In terms of enhancements, I do wish the router had more ports on the back of it.  There are only two ports – one for internet coming in and the other for internet coming out..  I did get a wireless bridge to give me more ports so I could plug in all my Ethernet devices in my office.  I also noticed that the network health changed a lot – even when I was standing in the same place.  It was nice in theory because I could see what devices were on the network easily.  I would like to see a web based dashboard in the future just in case I didn’t always have access to my device and needed to tweak something a bit more than I could do with the touch screen.

Overall, this is a great router which includes parental controls and allows you to easily turn on and off the internet.  The parental controls differentiate this router from others on the market with the ease of a touchscreen or your device – all in one place and easy to use.  Plus, with the app you can turn on and off the internet even when you are not home.  It was easy to set up and use, and I love knowing that my son is safe while online as we work on setting our digital boundaries but give him access to a tablet and computer for homework. RRP $250 USD on Amazon.

Starry Station

Starry Wi-Fi Station
Starry Wi-Fi Station
by Starry, Inc.

Category: Utilities
Requirements: Compatible with iPad2Wifi-iPad2Wifi, iPad23G-iPad23G, iPhone4S-iPhone4S, iPadThirdGen-iPadThirdGen, iPadThirdGen4G-iPadThirdGen4G, iPhone5-iPhone5, iPodTouchFifthGen-iPodTouchFifthGen, iPadFourthGen-iPadFourthGen, iPadFourthGen4G-iPadFourthGen4G, iPadMini-iPadMini, iPadMini4G-iPadMini4G, iPhone5c-iPhone5c, iPhone5s-iPhone5s, iPadAir-iPadAir, iPadAirCellular-iPadAirCellular, iPadMiniRetina-iPadMiniRetina, iPadMiniRetinaCellular-iPadMiniRetinaCellular, iPhone6-iPhone6, iPhone6Plus-iPhone6Plus, iPadAir2-iPadAir2, iPadAir2Cellular-iPadAir2Cellular, iPadMini3-iPadMini3, iPadMini3Cellular-iPadMini3Cellular, iPodTouchSixthGen-iPodTouchSixthGen, iPhone6s-iPhone6s, iPhone6sPlus-iPhone6sPlus, iPadMini4-iPadMini4, iPadMini4Cellular-iPadMini4Cellular, iPadPro-iPadPro, iPadProCellular-iPadProCellular, iPadPro97-iPadPro97, iPadPro97Cellular-iPadPro97Cellular, iPhoneSE-iPhoneSE, iPhone7-iPhone7, iPhone7Plus-iPhone7Plus, iPad611-iPad611, iPad612-iPad612, iPad71-iPad71, iPad72-iPad72, iPad73-iPad73, iPad74-iPad74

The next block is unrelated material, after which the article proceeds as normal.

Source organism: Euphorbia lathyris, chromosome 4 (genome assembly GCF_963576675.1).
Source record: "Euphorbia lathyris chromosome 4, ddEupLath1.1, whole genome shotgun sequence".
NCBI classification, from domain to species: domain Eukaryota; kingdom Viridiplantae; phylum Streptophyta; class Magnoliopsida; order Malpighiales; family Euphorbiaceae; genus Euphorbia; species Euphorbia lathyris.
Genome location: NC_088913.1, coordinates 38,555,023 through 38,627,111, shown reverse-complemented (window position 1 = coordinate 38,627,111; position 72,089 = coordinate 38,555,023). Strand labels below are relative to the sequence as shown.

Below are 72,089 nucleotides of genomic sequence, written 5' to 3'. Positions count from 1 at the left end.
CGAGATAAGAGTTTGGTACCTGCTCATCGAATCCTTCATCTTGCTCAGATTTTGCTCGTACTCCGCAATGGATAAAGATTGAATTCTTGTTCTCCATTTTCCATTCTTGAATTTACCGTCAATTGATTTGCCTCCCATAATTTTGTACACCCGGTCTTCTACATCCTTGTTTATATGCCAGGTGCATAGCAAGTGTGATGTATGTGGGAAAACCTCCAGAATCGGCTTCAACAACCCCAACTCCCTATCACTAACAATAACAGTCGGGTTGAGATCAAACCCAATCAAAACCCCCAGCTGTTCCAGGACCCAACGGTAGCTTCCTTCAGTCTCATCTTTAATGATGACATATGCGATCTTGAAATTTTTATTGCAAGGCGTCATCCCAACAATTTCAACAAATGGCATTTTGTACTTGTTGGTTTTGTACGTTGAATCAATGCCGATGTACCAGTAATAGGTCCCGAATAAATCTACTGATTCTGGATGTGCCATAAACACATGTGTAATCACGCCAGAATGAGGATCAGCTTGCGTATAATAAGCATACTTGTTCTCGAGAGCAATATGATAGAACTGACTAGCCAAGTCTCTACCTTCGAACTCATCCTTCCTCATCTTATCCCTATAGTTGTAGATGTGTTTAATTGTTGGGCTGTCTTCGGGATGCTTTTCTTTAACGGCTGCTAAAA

Size: 58.91 MB

$FREE

Screenshots
(Click to enlarge)
Screenshots for iPad
(Click to enlarge)

Video Demo

NOTE: A product was supplied by the company for review purposes, no other form of compensation was received, all opinions stated in the review are those of the author and have been offered honestly.The links in this post may contain affiliate links where The iMums will receive a small commission if you make a purchase after clicking on our link, this helps to support the costs of running this site and we appreciate your support.

Tech Specs

Power Dual-Band 802.11ac
Touchscreen 3.8″ LCD Touchscreen
Ports 2x Gigabit Ethernet ports: 1-in, 1-out
Security WPA2
Alison, the American iMum is from Massachusetts. She lives there with her sons and husband. In their spare time, they enjoy playing outside, enjoying nature and of course testing apps and fantastic products on their devices. They have a variety of devices including an iPad, iPhone, and an iPod and is often found with a device! My older son loves technology and loves testing out the “latest and newest” apps and tech. I love sharing information about apps and products with others to help them make decisions without feeling overwhelmed with all of the choices.
Article: YouTube how do you use it with your kids?

Article: YouTube how do you use it with your kids?

 youtube

Smosh, Good Mythical Morning, PewDiePie — the names may not mean much to you, but chances are your kids are on a first-name basis. Their funny hosts, off-the-cuff commentary, silly antics, and bewildering (to adults) subject matter put them among the most popular YouTube channels for young teens, garnering millions (and, in the case of game commentary PewDiePiebillions) of views. In fact, according to a recent survey of U.S. teens by Variety, the top five most influential celebrities are YouTube stars. But information about these personalities’ shows — the content, quality, and age-appropriateness, for example — isn’t easy for parents to find.